Full Disclosure: I received early access to this book in exchange for writing an impartial review. Awarded 4 stars on Goodreads.
This is a skillfully written book that takes the reader deep into a world of unimaginable wealth and privilege — that of a family of wealthy Jewish bankers, living in Europe in the years leading to World War I. Partly based on the author’s own family history and influenced by the famous Rothschilds, HOUSE OF GOLD tells the story of the Goldbaum family whose various branches control some of the most powerful banks in the capital cities of Europe. They provide the money that not only fuels the expansion of industry, but also props up the very governments about to wage war. Yet, despite their economic importance,members of the family can never achieve complete acceptance in European upper-crust society where anti-semitism is rampant.
The lives led by the Goldbaums, though beyond extravagant, are also full of petty internal competition — particularly between richer branches and those considered less so. Marriages are arranged, with spouses chosen from among the available cousins, in order to preserve family wealth. The very idea of romance with an outsider cannot even be entertained.
Within the family, there is a sharp divide of responsibilities along gender lines. First-born sons MUST grow up to run the banks, regardless of interest or ability. And daughters are required to mold themselves into narrow lives defined by dutiful childbearing, expensive clothing, endless hosting responsibilities, and maybe, a few good works.
The marriage that is central to the novel is that of Albert, of the wealthier London Goldbaums, and Greta, of the less wealthy Vienna Goldbaums. Without giving anything way, let’s just say theirs is not a traditional romance. They must navigate challenges around marital consummation, family expectations, birth control, fear of childbirth, and long separations. There are also interesting secondary plot lines involving Greta’s brother Otto and their cousin Henri, of the Paris Goldbaums.
But this is much more than simply a novel about a rich family with economic power — because the story takes place before and during World War I. When Germany, France, England, Russia and the Austro-Hungarian Empire go to war in 1914 — members of the Goldbaums find themselves forced into different camps, weighing loyalty to homeland against loyalty to family interests.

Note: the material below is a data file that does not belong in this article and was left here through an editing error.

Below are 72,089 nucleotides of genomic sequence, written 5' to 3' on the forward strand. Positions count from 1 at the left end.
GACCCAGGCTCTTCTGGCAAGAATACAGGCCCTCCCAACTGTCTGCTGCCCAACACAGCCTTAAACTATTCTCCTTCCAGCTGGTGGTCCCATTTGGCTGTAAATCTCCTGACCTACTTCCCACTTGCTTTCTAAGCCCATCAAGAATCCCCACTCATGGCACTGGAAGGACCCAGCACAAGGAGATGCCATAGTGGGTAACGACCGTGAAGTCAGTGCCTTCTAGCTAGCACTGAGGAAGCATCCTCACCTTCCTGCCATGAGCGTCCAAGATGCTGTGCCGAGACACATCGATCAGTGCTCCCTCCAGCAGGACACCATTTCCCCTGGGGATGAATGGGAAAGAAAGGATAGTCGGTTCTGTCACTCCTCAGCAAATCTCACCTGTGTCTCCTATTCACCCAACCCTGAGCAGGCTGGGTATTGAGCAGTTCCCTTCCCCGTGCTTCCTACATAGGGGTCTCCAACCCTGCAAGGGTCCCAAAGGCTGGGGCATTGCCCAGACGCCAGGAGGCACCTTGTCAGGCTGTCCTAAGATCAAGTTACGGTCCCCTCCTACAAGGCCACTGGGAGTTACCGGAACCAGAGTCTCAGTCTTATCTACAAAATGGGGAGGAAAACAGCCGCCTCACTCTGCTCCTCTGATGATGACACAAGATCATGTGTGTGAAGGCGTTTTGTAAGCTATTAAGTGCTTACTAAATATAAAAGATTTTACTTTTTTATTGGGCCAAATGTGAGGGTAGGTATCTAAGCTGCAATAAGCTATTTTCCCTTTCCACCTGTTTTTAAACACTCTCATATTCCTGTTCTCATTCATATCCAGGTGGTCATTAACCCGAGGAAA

Even more interesting to me was the chance to explore the war from the perspective of its economics. While we often hear stories of trench warfare and massive casualties, here is a look behind the scenes where the countries waging war are frantically maneuvering to secure loans to finance their armies and manipulating political situations to influence whether the United States enters the war. And smack in the middle of it all are the Goldbaums and their powerful banks.
For those interested in World War I, this novel presents quite an interesting, important, and fresh perspective. And the book paints a fascinating and lush picture of the final days of an indulgent lifestyle, propped up by legions of servants, that essentially disappeared after the war. (Think Downton Abbey.)
I read the book quickly, found it suspenseful and compelling, and felt that I learned a lot. I do have two criticisms. One has to do with the level of detail included about horticulture, which for me, became tedious. The second has to do with the character of Karl, who appears randomly and irregularly throughout the first part of the book, for no apparent reason I could discern, except perhaps as a reminder that not all Jews at this time lived well. While Karl eventually becomes part of a significant storyline, his integration into the novel felt clunky.
Neither criticism, however, is serious enough to keep me from recommending this book, especially to lovers of historical fiction. And I now plan to look for other books by Natasha Solomons.